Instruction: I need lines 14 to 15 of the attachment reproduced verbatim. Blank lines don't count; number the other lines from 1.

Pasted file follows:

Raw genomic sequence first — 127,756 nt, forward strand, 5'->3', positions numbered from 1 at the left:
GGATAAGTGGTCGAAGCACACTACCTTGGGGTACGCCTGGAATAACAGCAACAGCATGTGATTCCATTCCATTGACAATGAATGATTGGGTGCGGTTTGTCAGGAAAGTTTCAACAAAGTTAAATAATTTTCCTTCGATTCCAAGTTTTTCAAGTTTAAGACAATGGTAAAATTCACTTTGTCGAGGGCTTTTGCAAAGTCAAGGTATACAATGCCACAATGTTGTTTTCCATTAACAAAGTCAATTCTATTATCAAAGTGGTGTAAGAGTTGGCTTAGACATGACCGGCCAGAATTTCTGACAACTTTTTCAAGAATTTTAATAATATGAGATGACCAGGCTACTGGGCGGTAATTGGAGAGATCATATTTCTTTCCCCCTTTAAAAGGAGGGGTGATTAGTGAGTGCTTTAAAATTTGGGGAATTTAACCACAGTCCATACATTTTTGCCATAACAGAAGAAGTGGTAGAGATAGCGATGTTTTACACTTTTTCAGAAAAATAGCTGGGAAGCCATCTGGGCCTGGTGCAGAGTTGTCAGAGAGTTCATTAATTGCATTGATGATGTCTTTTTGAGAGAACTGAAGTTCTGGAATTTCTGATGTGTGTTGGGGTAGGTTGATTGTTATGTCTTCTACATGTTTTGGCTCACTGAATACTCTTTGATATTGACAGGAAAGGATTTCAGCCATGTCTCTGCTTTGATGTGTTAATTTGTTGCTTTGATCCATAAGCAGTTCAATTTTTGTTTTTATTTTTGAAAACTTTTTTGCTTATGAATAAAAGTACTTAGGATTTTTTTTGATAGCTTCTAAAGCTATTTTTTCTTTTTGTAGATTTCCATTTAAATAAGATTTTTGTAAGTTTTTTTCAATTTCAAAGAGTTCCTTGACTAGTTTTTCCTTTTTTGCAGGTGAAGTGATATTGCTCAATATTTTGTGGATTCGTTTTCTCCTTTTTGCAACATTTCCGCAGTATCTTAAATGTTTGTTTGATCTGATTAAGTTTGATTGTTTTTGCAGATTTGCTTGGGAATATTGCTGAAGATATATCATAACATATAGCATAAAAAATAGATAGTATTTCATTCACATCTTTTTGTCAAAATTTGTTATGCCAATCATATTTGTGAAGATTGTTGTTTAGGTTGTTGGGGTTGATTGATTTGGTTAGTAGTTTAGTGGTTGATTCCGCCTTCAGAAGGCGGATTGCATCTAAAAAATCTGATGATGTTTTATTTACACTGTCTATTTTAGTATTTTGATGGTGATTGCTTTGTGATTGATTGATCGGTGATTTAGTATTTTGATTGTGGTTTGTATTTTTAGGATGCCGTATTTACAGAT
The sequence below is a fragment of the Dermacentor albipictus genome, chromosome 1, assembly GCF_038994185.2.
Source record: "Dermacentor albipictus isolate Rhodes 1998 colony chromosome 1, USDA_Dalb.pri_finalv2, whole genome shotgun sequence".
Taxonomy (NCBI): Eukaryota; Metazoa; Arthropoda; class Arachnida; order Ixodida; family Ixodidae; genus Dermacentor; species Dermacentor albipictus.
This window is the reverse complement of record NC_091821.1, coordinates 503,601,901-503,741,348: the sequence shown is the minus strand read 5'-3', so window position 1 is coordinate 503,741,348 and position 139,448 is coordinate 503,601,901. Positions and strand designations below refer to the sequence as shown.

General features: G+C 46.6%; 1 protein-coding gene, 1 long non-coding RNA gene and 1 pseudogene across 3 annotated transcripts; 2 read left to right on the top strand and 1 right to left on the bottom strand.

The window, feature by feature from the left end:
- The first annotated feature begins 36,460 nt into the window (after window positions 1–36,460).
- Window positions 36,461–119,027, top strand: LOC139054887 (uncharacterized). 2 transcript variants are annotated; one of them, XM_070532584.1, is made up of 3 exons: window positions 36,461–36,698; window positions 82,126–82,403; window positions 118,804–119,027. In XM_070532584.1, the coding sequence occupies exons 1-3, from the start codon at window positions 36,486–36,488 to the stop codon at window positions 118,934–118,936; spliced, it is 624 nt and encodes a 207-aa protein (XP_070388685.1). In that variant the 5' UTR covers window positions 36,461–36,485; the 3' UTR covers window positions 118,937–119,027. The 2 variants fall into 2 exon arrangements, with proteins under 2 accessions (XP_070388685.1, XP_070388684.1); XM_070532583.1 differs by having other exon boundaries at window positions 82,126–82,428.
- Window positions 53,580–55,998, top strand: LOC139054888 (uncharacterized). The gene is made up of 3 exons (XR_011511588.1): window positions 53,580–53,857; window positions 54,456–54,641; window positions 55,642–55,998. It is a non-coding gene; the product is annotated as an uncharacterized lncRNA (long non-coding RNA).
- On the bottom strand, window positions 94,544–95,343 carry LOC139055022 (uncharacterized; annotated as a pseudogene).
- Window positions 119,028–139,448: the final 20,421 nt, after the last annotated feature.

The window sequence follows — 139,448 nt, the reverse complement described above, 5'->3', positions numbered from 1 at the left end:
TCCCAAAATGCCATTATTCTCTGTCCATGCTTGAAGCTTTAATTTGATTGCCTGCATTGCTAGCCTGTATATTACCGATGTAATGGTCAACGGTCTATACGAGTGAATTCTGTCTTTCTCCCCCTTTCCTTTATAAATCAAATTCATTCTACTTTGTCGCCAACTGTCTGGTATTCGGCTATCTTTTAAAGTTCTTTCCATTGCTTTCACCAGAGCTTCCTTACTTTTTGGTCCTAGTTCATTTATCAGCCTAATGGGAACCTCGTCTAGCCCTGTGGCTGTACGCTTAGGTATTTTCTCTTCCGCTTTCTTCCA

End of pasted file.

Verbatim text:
The window sequence follows — 139,448 nt, the reverse complement described above, 5'->3', positions numbered from 1 at the left end:
TCCCAAAATGCCATTATTCTCTGTCCATGCTTGAAGCTTTAATTTGATTGCCTGCATTGCTAGCCTGTATATTACCGATGTAATGGTCAACGGTCTATACGAGTGAATTCTGTCTTTCTCCCCCTTTCCTTTATAAATCAAATTCATTCTACTTTGTCGCCAACTGTCTGGTATTCGGCTATCTTTTAAAGTTCTTTCCATTGCTTTCACCAGAGCTTCCTTACTTTTTGGTCCTAGTTCATTTATCAGCCTAATGGGAACCTCGTCTAGCCCTGTGGCTGTACGCTTAGGTATTTTCTCTTCCGCTTTCTTCCA